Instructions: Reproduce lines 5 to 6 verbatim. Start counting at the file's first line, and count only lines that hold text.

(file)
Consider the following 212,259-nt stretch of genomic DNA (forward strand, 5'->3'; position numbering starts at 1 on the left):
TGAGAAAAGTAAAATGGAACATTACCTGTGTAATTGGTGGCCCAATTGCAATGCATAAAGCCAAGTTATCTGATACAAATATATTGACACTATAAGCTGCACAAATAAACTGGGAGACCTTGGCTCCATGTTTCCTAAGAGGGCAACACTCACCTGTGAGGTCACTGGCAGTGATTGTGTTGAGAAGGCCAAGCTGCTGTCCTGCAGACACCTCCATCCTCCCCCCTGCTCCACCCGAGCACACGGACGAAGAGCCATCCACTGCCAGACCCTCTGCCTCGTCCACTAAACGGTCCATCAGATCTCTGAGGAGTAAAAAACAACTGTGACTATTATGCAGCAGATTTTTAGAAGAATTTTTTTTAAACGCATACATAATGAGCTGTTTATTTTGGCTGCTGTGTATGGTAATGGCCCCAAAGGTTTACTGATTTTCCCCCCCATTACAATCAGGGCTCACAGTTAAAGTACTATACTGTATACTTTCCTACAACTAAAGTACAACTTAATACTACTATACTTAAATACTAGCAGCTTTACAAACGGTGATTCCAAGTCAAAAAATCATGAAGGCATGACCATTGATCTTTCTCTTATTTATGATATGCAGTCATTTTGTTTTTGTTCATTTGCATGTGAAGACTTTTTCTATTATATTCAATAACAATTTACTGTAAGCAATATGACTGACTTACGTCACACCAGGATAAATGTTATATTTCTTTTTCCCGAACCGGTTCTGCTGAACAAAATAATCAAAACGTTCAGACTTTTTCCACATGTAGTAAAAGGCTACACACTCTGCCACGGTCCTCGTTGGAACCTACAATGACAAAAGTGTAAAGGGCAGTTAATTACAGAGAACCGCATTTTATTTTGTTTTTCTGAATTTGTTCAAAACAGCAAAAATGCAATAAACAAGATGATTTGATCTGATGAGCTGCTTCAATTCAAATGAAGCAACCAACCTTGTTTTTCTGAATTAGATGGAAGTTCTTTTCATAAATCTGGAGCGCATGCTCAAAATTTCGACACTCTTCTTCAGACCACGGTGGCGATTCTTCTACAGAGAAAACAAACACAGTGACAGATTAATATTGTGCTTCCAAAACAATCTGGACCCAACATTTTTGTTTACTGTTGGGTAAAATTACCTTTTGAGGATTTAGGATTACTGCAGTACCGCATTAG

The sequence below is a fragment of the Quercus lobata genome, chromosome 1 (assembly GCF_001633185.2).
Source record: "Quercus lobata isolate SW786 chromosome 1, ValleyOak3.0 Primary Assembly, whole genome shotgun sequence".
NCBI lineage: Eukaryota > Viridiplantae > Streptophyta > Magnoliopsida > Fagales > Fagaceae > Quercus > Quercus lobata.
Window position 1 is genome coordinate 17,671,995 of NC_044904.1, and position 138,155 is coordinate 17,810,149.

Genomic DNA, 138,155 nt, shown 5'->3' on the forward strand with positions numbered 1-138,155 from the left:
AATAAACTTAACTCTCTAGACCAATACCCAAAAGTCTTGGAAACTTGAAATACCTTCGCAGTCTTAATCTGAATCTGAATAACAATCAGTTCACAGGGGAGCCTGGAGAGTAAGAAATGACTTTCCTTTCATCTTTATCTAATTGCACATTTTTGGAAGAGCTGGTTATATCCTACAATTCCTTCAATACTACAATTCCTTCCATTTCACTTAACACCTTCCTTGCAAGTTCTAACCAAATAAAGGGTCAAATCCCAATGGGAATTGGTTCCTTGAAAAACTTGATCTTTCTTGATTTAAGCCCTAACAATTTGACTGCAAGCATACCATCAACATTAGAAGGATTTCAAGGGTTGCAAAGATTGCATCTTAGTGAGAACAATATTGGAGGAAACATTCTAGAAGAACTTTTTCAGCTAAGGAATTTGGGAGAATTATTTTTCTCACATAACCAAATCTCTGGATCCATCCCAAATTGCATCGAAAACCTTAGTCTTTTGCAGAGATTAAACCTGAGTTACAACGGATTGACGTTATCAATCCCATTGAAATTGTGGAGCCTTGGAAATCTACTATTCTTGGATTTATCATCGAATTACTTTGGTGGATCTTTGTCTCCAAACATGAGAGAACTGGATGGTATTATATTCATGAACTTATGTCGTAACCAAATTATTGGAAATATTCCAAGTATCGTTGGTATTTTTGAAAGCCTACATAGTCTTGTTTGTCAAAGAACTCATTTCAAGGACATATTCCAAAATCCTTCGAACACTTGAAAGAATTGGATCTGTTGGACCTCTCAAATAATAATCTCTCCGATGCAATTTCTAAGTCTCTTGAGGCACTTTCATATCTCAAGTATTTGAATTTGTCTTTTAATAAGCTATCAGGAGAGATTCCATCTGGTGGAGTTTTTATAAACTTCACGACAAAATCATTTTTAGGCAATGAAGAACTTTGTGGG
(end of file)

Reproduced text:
NCBI lineage: Eukaryota > Viridiplantae > Streptophyta > Magnoliopsida > Fagales > Fagaceae > Quercus > Quercus lobata.
Window position 1 is genome coordinate 17,671,995 of NC_044904.1, and position 138,155 is coordinate 17,810,149.